Market Orientation, Competitive Advantage, and Performance: A Demand-Based Perspective
Zhou, Kevin Zheng; Brown, James R.; Dev, Chekitan
This study assesses how customer value affects a firm's market orientation and consequently, competitive advantage and organizational performance in a service industry — the global hotel industry. The findings show that if a firm perceives its customers as valuing service, the firm is more likely to adopt both a customer and a competitor orientation; if the firm thinks its customers are price sensitive, the firm tends to develop a competitor orientation. Moreover, the greater a firm's customer orientation, the more the firm is able to develop a competitive advantage based on innovation and market differentiation. In contrast, a competitor orientation has a negative effect on a firm's market differentiation advantage. Finally, innovation and market differentiation advantages lead to greater market performance (e.g., perceived quality, customer satisfaction) and in turn, higher financial performance (e.g., profit, market share).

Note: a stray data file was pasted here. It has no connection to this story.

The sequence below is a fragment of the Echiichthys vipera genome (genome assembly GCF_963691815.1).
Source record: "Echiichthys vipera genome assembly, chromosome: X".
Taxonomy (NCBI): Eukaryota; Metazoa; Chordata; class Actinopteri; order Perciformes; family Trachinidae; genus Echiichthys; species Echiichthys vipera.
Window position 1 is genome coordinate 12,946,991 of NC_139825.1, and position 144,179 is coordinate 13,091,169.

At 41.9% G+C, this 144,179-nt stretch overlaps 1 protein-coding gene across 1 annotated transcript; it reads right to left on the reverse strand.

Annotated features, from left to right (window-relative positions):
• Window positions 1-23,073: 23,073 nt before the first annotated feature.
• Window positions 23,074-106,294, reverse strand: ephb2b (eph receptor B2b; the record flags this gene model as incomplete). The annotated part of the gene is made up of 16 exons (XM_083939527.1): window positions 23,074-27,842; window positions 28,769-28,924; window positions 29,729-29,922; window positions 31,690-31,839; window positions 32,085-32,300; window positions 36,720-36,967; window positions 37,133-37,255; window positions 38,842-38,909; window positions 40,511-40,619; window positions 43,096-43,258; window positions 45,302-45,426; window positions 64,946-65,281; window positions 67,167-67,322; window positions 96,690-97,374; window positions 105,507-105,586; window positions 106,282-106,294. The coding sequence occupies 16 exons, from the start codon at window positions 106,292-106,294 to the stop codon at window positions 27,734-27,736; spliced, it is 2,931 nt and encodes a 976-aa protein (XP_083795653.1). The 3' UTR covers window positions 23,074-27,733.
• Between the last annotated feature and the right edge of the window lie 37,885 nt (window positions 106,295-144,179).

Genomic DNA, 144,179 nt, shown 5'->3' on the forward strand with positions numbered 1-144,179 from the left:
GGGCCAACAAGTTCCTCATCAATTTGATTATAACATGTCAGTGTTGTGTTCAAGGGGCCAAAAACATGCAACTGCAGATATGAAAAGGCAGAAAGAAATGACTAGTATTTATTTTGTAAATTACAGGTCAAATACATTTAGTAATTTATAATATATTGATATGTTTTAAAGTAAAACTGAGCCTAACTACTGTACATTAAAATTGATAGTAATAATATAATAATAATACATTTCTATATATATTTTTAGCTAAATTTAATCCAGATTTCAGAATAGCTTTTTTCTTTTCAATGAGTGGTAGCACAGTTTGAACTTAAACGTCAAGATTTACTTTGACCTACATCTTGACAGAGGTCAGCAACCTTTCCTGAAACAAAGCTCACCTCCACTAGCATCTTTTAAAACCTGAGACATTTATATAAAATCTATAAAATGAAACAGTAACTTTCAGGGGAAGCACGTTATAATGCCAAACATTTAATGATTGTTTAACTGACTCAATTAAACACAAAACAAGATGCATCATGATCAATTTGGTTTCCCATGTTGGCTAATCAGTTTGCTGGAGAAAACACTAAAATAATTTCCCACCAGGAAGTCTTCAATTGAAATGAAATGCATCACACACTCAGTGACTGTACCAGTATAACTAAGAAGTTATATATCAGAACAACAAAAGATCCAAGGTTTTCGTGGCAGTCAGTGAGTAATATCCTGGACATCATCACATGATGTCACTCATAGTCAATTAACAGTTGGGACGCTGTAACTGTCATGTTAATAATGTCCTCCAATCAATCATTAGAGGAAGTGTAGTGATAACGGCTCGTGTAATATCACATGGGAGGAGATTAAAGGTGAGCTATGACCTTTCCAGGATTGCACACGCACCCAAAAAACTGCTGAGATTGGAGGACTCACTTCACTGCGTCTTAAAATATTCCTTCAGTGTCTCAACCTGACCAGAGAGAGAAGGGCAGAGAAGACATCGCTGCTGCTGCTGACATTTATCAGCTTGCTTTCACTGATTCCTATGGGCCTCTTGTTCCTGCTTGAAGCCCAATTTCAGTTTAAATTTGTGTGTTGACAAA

customer value; market orientation; competitive advantage; firm performance; organizational performance
Required Publisher Statement: © Elsevier. Final version published as: Zhou, K. Z., Brown, J. R., & Dev, C. S. (2009). Market orientation, competitive advantage, and performance: A demand-based perspective. Journal of Business Research, 62(11), 1063-1070. Reprinted with permission. All rights reserved.